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Buddy Stewart

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Role  Singer
Name  Buddy Stewart

Years active  1930–1950
Occupation(s)  Musician
Genres  Vocal jazz, Swing music
Buddy Stewart httpsiytimgcomvikwk21sAuJkAhqdefaultjpg
Also known as  Buddy Stewart; Buddy Stuart
Born  January 2, 1922 Derry, New Hampshire, U.S. (1922-01-02)
Died  February 1, 1950, Deming, New Mexico, United States
Albums  Bebop, Classy Jazz Collection: Claude Thornhill, Vol. 9
Similar People  Charlie Ventura, Gene Krupa, Anita O'Day, Gerry Mulligan, Al Haig

Birth name  Albert James Byrne, Jr

GUSSIE G by Dave Lambert and Buddy Stewart 1946 (Extreme Be-Bop)


Buddy Stewart (né Albert James Byrne, Jr; 1922 in Derry, New Hampshire — 1 February 1950 Deming, New Mexico) was an American jazz singer. His adopted stage surname is standardized in most biographies, including The Jazz Discography, as "Stewart;" but it was sometimes also spelled "Stuart."

Contents

Growing up

Stewart's parents were dancers, so he entered at the age of eight years in vaudeville and sang in a number of groups. As a member of The 1940s vocal group The Snowflakes, he sang with the Claude Thornhill orchestra. A fellow singer with Thornhill was Martha Wayne (born Martha Haworth), and some sources claim he and Wayne married, but The Internet Movie Database (IMDB) and other sources make it clear he and Wayne never married. Buddy Stewart and Martha Wayne appeared in at least three "Soundies" with the Thornhill orchestra in 1942. Martha Wayne went on to become an actress at 20th Century-Fox under the name Martha Stewart, and she told an interviewer (film historian Laura Wagner) that when she and Buddy Stewart were briefly engaged in the early 1940s she took his last name and kept it as her stage name.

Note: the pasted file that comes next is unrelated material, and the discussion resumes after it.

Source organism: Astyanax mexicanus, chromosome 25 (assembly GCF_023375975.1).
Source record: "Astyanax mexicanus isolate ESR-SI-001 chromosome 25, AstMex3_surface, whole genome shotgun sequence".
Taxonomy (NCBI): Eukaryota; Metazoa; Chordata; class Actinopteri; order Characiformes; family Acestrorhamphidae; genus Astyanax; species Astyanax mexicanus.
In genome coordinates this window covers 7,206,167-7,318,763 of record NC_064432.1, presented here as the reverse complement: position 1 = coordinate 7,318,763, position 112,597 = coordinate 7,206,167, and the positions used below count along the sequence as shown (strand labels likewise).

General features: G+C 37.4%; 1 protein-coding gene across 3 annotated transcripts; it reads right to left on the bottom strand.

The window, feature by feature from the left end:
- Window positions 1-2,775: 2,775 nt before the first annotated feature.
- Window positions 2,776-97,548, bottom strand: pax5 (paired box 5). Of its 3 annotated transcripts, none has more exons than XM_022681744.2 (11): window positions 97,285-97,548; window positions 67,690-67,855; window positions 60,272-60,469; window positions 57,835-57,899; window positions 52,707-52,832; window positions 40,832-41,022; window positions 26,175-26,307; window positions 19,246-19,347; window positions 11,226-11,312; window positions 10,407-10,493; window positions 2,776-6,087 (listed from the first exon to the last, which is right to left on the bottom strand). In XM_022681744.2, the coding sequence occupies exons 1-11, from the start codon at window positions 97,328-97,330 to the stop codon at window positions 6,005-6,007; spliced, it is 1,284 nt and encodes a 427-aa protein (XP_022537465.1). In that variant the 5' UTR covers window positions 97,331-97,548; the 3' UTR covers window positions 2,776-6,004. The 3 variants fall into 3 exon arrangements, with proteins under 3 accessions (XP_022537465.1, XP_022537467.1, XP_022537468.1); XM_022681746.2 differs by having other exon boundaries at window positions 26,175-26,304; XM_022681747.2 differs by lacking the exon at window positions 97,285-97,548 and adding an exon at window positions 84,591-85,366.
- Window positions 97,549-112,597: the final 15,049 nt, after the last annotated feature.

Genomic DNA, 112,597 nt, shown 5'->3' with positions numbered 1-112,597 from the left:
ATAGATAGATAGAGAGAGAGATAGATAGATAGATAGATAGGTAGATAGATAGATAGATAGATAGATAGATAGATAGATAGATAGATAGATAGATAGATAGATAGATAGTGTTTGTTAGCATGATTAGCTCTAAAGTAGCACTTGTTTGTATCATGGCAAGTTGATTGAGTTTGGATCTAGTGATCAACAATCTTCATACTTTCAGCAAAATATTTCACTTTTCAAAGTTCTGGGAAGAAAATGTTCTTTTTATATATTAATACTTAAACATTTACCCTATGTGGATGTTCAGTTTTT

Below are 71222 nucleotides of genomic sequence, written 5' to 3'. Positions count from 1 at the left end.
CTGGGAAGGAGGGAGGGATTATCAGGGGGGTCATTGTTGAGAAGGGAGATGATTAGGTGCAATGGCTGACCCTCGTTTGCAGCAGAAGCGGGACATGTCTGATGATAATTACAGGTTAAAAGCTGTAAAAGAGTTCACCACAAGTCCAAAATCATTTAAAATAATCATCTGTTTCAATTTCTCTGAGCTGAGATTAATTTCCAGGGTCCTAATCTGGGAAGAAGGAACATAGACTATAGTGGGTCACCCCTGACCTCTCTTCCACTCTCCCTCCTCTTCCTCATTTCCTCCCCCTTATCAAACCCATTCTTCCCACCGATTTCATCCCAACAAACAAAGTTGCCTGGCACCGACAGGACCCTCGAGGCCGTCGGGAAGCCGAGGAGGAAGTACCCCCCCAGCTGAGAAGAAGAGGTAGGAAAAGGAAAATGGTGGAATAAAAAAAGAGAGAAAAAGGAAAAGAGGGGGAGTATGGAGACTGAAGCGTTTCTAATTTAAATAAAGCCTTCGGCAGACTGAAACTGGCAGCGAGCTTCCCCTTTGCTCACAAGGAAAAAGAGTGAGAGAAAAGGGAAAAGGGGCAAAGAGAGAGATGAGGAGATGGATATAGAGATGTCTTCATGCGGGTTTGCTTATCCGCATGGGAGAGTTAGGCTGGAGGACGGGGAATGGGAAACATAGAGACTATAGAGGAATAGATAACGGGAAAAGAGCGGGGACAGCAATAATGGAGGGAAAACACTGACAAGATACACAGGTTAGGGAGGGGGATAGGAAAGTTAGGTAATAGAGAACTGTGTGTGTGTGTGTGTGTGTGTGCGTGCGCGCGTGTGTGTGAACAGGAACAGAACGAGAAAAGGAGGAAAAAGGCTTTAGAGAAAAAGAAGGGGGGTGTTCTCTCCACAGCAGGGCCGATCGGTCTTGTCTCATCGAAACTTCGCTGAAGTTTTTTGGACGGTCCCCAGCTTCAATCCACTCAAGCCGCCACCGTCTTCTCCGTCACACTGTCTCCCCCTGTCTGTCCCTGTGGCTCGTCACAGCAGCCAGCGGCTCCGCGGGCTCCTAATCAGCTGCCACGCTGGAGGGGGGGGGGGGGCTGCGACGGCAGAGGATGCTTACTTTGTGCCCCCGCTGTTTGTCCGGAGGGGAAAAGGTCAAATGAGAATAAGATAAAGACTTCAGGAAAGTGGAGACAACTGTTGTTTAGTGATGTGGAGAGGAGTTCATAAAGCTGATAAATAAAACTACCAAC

Post World War II career

After serving in the U.S. Army (from March 1942 to 1944) he sang with the Gene Krupa orchestra, sometimes as a member of "The G-Noters" vocal group. In 1945, Stewart and Dave Lambert sang together (backed by Krupa's band) on "What's This?," sung in the improvisational scat style. Stewart remained with Krupa through 1946, often singing alongside Anita O'Day and Carolyn Grey. In the following years, he worked with Lambert, recording for a small label Sittin 'In With, arranged by Gerry Mulligan. In 1947 he sang a recording with the Charlie Ventura Orchestra — Synthesis and East of Suez, Savoy Records. Beginning January 1948, he appeared under his own name, and as co-leader with Kai Winding — and 1949 with Charlie Barnet's bebop orchestra. In 1948, he recorded as a band leader. Stewart and Lambert recorded with Blossom Dearie, a third voice and two horns, Bennie Green and Allen Eager added. In February 1949, they were together with Charlie Parker's quintet on the air. Stewart was killed in 1950 in an automobile accident when he went to visit his wife and their child in New Mexico.

After Stewart's death, when his wife was left penniless, friends organized a benefit concert on March 24 at the Birdland Jazz Club in New York City. The concert included Ella Fitzgerald, Charlie Ventura, Stan Getz, Tony Scott, Al Cohn, Lester Young, Lennie Tristano, Harry Belafonte, JJ Johnson, Charlie Parker, Dizzy Gillespie, and Oscar Pettiford.

Family

Stewart's sister, Beverly Rita Byrne, who had been a vocalist with the Gene Krupa band, married Stan Getz on November 7, 1946; they had three children together.

Perdido in jive with dave lambert buddy stewart


References

Buddy Stewart Wikipedia


Similar Topics
Al Haig
Anita O'Day
Charlie Ventura
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